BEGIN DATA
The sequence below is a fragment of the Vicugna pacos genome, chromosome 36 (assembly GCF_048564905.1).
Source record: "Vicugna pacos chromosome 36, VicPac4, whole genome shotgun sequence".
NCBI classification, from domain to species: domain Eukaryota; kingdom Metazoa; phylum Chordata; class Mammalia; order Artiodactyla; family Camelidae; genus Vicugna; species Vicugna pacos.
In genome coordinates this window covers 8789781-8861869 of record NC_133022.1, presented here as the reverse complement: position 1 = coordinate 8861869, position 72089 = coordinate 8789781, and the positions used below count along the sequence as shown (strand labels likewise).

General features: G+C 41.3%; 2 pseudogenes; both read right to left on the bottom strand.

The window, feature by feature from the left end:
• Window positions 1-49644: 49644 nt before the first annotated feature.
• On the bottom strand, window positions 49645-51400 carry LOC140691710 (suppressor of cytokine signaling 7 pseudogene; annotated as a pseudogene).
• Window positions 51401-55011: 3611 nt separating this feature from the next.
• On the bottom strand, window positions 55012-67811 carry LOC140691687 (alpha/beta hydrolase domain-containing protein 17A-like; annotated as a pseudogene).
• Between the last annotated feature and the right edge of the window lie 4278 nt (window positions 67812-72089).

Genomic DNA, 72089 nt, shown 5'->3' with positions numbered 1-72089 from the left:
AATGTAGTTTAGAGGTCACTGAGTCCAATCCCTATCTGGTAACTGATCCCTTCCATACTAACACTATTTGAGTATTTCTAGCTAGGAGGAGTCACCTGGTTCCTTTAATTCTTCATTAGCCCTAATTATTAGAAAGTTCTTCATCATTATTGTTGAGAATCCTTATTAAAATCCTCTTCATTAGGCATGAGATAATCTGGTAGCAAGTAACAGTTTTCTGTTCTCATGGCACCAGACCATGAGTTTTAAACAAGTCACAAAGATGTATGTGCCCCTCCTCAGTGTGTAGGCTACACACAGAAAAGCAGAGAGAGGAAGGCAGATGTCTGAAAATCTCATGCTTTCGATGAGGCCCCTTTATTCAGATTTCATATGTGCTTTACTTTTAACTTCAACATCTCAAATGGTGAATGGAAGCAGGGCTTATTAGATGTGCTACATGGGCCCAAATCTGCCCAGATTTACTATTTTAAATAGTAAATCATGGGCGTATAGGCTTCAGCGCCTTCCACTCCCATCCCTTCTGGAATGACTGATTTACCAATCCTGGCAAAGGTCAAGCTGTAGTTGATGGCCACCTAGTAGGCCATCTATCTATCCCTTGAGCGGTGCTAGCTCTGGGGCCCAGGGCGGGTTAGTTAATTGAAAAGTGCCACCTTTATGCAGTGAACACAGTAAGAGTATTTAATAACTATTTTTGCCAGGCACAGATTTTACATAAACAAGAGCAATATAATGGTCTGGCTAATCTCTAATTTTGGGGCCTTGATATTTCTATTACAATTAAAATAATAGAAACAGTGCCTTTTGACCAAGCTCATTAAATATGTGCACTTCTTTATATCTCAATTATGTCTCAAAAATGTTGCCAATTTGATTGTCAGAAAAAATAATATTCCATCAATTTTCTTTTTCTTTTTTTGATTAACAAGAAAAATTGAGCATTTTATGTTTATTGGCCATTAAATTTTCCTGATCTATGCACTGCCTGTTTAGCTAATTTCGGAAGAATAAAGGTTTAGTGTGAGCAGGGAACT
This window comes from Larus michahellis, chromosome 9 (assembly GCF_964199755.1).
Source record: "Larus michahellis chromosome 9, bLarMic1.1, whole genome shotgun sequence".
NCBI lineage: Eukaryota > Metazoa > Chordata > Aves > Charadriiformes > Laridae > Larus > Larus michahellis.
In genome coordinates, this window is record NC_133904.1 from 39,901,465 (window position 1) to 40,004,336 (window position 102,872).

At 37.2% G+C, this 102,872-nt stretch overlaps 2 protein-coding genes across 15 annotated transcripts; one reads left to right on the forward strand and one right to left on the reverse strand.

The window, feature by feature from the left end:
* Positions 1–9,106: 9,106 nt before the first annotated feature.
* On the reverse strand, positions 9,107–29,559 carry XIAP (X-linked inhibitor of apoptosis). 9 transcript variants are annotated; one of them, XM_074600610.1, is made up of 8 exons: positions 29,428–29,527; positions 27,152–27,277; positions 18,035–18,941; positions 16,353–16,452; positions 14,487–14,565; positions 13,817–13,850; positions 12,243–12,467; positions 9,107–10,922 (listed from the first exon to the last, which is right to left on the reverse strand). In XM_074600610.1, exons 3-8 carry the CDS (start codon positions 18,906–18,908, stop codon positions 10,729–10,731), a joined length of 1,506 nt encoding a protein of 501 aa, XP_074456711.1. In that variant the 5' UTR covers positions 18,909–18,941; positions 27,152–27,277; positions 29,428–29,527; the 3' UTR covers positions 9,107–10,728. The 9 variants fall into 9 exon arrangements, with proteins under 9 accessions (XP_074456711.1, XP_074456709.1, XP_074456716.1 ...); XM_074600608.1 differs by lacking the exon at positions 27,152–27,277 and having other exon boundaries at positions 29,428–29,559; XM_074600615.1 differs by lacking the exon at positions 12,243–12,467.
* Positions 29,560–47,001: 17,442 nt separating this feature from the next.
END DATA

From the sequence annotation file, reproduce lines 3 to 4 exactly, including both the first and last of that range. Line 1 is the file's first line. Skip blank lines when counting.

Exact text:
NCBI classification, from domain to species: domain Eukaryota; kingdom Metazoa; phylum Chordata; class Mammalia; order Artiodactyla; family Camelidae; genus Vicugna; species Vicugna pacos.
In genome coordinates this window covers 8789781-8861869 of record NC_133022.1, presented here as the reverse complement: position 1 = coordinate 8861869, position 72089 = coordinate 8789781, and the positions used below count along the sequence as shown (strand labels likewise).